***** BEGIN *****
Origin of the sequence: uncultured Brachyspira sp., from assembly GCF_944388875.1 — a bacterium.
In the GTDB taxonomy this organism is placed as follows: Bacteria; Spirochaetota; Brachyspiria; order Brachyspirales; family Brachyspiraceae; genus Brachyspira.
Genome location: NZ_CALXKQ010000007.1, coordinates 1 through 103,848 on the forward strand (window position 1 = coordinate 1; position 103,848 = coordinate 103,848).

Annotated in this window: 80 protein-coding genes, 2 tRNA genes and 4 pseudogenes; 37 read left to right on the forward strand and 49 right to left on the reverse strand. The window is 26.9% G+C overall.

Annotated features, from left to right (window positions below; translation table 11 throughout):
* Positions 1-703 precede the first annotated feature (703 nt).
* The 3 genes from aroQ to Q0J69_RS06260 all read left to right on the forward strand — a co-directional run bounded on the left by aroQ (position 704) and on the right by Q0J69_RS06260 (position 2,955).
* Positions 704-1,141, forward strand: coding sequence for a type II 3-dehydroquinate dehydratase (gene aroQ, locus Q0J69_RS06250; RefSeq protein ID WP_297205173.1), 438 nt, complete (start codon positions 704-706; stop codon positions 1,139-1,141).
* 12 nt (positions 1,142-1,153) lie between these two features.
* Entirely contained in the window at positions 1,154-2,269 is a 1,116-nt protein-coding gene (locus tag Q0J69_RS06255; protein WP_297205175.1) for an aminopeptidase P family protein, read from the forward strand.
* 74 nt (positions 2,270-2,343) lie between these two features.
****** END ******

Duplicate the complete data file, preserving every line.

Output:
Origin of the sequence: uncultured Brachyspira sp., from assembly GCF_944388875.1 — a bacterium.
In the GTDB taxonomy this organism is placed as follows: Bacteria; Spirochaetota; Brachyspiria; order Brachyspirales; family Brachyspiraceae; genus Brachyspira.
Genome location: NZ_CALXKQ010000007.1, coordinates 1 through 103,848 on the forward strand (window position 1 = coordinate 1; position 103,848 = coordinate 103,848).

Annotated in this window: 80 protein-coding genes, 2 tRNA genes and 4 pseudogenes; 37 read left to right on the forward strand and 49 right to left on the reverse strand. The window is 26.9% G+C overall.

Annotated features, from left to right (window positions below; translation table 11 throughout):
* Positions 1-703 precede the first annotated feature (703 nt).
* The 3 genes from aroQ to Q0J69_RS06260 all read left to right on the forward strand — a co-directional run bounded on the left by aroQ (position 704) and on the right by Q0J69_RS06260 (position 2,955).
* Positions 704-1,141, forward strand: coding sequence for a type II 3-dehydroquinate dehydratase (gene aroQ, locus Q0J69_RS06250; RefSeq protein ID WP_297205173.1), 438 nt, complete (start codon positions 704-706; stop codon positions 1,139-1,141).
* 12 nt (positions 1,142-1,153) lie between these two features.
* Entirely contained in the window at positions 1,154-2,269 is a 1,116-nt protein-coding gene (locus tag Q0J69_RS06255; protein WP_297205175.1) for an aminopeptidase P family protein, read from the forward strand.
* 74 nt (positions 2,270-2,343) lie between these two features.